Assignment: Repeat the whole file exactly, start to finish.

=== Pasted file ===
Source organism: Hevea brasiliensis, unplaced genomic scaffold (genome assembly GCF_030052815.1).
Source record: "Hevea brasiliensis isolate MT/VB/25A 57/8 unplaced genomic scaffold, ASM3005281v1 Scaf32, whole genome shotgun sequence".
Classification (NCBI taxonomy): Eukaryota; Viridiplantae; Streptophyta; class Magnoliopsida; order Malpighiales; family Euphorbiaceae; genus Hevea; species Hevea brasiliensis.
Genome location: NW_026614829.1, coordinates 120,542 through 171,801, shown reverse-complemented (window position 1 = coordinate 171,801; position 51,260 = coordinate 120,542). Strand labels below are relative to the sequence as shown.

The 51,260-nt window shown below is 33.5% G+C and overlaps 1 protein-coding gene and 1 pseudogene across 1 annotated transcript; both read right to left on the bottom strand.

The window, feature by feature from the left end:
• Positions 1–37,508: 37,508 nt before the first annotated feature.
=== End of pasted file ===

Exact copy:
Source organism: Hevea brasiliensis, unplaced genomic scaffold (genome assembly GCF_030052815.1).
Source record: "Hevea brasiliensis isolate MT/VB/25A 57/8 unplaced genomic scaffold, ASM3005281v1 Scaf32, whole genome shotgun sequence".
Classification (NCBI taxonomy): Eukaryota; Viridiplantae; Streptophyta; class Magnoliopsida; order Malpighiales; family Euphorbiaceae; genus Hevea; species Hevea brasiliensis.
Genome location: NW_026614829.1, coordinates 120,542 through 171,801, shown reverse-complemented (window position 1 = coordinate 171,801; position 51,260 = coordinate 120,542). Strand labels below are relative to the sequence as shown.

The 51,260-nt window shown below is 33.5% G+C and overlaps 1 protein-coding gene and 1 pseudogene across 1 annotated transcript; both read right to left on the bottom strand.

The window, feature by feature from the left end:
• Positions 1–37,508: 37,508 nt before the first annotated feature.